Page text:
APPENDIX

If the Magi were Persian, then Jesus would have been born during the time of Phraates IV (37–2 BC) king of the Parthian Empire.

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  • Very interesting. + 1.
    – Xeno
    May 27 at 23:17
  • I always found it curious that they came from the east. Stars are never just east or west, the earth rotates so that they are usually always both, at some point of day. The only fix-stars are south or north, for that reason. Must have been a strange star indeed. May 28 at 9:26
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    @StianYttervik - good point - the very fact that the star arose over the place and remained relatively fixed in the sky and guided them to the correct destination finally settling over Bethlehem suggests it was no star at all but only appeared to be a star - perhaps a special light miraculously provided by God for the purpose.
    – Dottard
    May 28 at 10:26
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They were around since Daniels prophecy of the coming Messiah who would be cut off from his people. They new by the time and astrological formations of the birth of Messiah.

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  • While that's possible, would you set out on a long journey (perhaps hundreds of miles on camelback) to follow a bright star in the night sky? How could anyone predict, with any explicit accuracy, the arrival of the Messiah -- hundreds of years after the fact? It seems to me that there simply had to be some form of special revelation for anyone to embark on such an expedition.
    – Xeno
    May 27 at 23:13
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It could be as plain as this: they were shown a vision, had been visited by heavenly messengers, or simply had been taught all of their lives that He would come, what the signs of His coming were, and had learned to listen to the "still small voice" (Elijah, 1 Kings 9:11-12), in the same way as prophets and holy men before them. That would certainly provide the needed "incentive" to take on a journey that gets them there in 18-36 months.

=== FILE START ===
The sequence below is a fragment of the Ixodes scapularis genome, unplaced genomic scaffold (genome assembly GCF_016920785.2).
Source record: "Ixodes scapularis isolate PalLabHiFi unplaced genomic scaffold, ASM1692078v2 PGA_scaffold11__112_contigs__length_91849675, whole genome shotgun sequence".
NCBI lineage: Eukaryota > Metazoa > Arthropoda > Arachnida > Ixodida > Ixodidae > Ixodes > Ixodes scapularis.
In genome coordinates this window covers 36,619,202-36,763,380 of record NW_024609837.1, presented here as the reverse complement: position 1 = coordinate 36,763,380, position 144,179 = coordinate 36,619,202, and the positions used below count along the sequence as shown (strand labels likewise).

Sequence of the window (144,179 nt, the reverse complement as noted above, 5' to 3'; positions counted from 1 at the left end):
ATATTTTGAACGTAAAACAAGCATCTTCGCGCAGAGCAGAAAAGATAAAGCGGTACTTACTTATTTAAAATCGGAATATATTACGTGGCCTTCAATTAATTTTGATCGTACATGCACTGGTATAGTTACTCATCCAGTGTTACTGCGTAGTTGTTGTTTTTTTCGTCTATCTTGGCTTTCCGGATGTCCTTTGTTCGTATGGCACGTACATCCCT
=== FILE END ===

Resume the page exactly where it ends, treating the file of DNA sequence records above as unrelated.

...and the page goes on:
Personally, I think they may have been the leaders of one or more undocumented group of believers to the east of Palestine. Christ mentions "Other sheep, which are not of this fold" (John 10:16) that he would "bring" (minister to & gather). It stands to reason that there could have been many such pockets of believers around the world that we don't know about.

Considering the lack of detail we have between Christ's birth and the beginning of his ministry (essentially nothing from a 30 year span), it is significant that the authors of the Gospels mentioned what little they did about these men.

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    This is actually what I suspect as well. As I noted in a previous comment, "It seems to me that there simply had to be some form of special revelation for anyone to embark on such a journey, [one that might extend hundreds of miles on camelback]."
    – Xeno
    May 28 at 5:05